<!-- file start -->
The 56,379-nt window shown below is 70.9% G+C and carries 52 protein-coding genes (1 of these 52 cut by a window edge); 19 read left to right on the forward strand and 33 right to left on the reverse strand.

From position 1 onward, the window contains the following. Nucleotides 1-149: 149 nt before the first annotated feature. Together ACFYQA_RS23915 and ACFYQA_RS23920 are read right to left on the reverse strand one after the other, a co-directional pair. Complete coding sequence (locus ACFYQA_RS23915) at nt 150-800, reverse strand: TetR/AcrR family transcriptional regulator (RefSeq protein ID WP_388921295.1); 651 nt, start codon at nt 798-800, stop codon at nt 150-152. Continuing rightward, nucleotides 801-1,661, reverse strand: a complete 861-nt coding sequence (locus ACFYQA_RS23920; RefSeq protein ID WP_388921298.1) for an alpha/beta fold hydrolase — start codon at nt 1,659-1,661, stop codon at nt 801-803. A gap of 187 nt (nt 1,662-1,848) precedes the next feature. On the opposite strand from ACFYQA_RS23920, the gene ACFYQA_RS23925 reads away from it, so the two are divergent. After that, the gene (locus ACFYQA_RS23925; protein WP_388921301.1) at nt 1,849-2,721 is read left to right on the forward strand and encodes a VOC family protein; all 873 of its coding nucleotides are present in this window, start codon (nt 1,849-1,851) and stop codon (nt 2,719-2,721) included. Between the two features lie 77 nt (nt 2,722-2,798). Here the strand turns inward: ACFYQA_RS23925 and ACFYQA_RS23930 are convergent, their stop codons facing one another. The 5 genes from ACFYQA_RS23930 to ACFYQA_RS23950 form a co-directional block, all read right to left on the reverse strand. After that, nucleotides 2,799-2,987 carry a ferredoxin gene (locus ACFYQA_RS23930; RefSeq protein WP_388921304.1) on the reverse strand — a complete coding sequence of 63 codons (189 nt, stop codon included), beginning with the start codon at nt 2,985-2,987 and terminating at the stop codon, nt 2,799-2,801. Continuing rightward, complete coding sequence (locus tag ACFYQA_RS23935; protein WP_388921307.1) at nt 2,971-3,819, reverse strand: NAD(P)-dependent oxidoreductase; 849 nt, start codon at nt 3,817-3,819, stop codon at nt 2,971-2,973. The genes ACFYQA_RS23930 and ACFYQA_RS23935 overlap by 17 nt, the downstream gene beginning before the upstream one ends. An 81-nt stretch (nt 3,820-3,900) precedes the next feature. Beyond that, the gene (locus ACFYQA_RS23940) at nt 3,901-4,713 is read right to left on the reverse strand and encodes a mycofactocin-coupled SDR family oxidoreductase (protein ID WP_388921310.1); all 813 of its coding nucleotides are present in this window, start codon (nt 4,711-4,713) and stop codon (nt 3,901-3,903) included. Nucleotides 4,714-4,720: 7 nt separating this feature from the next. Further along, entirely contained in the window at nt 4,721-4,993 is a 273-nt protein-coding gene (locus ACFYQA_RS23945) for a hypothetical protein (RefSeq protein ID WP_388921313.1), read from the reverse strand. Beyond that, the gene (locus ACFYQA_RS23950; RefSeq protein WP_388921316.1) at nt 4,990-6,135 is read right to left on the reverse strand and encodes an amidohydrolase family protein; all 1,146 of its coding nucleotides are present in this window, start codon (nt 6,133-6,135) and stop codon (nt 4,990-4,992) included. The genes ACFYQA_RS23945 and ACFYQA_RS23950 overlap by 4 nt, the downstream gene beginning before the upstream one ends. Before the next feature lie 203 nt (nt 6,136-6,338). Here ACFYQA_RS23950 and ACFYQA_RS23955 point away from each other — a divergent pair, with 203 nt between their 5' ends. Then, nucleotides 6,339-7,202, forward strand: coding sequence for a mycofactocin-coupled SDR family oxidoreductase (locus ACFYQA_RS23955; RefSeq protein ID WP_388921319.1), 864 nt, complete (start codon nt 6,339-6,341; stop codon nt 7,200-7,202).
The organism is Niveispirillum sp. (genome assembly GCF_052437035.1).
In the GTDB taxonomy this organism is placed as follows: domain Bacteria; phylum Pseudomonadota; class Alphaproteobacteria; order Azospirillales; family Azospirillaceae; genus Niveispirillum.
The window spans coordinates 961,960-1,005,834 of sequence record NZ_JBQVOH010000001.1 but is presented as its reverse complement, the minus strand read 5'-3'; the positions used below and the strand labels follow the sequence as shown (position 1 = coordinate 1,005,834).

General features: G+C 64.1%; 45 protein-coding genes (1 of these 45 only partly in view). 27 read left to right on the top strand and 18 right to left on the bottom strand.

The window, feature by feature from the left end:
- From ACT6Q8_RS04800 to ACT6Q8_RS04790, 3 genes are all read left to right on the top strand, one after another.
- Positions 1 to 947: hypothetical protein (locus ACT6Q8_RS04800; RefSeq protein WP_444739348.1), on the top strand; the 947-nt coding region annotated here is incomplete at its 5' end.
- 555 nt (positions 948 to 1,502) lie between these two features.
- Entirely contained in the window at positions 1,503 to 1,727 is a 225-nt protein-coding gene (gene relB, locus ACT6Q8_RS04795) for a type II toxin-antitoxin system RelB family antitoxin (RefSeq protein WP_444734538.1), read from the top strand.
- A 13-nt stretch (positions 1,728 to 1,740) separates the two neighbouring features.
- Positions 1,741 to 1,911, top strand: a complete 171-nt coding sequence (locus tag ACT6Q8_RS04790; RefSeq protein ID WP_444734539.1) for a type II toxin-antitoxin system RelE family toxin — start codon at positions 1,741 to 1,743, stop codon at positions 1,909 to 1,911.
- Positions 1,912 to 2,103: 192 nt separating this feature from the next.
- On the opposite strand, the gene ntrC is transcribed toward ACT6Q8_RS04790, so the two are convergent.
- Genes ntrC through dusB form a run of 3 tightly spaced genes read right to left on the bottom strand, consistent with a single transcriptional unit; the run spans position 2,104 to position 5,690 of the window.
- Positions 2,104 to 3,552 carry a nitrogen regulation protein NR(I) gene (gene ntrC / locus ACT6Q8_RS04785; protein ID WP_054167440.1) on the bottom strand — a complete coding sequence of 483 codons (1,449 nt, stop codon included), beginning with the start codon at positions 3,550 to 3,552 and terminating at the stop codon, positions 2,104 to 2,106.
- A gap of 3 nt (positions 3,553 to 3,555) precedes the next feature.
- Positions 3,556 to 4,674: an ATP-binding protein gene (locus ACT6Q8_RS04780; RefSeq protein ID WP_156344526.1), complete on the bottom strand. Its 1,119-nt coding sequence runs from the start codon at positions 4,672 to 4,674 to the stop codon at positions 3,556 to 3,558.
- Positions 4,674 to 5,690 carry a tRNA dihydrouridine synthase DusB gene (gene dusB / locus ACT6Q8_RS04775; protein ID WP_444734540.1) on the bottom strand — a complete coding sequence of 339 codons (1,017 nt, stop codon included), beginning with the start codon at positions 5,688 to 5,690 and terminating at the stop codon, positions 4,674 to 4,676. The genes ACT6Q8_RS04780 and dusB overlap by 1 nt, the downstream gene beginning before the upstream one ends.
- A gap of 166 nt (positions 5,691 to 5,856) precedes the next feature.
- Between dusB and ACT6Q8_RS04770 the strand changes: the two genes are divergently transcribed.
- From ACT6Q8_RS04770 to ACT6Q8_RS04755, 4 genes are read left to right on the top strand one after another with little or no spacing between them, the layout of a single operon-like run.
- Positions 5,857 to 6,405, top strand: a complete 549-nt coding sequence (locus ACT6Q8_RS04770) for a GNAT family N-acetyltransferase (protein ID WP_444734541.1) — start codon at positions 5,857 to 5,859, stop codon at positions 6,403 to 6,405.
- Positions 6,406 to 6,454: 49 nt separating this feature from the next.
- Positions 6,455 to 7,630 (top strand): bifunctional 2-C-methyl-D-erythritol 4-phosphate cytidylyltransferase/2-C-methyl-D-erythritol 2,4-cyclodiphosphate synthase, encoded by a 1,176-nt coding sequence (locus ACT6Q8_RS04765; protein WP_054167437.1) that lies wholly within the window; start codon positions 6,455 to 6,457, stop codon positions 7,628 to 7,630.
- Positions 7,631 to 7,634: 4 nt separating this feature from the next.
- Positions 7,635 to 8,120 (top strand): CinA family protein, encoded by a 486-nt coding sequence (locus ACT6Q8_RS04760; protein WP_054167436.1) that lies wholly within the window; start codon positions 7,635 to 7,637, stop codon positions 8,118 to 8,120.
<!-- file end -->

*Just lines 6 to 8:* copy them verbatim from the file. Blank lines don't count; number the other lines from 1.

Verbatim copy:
General features: G+C 64.1%; 45 protein-coding genes (1 of these 45 only partly in view). 27 read left to right on the top strand and 18 right to left on the bottom strand.

The window, feature by feature from the left end:
- From ACT6Q8_RS04800 to ACT6Q8_RS04790, 3 genes are all read left to right on the top strand, one after another.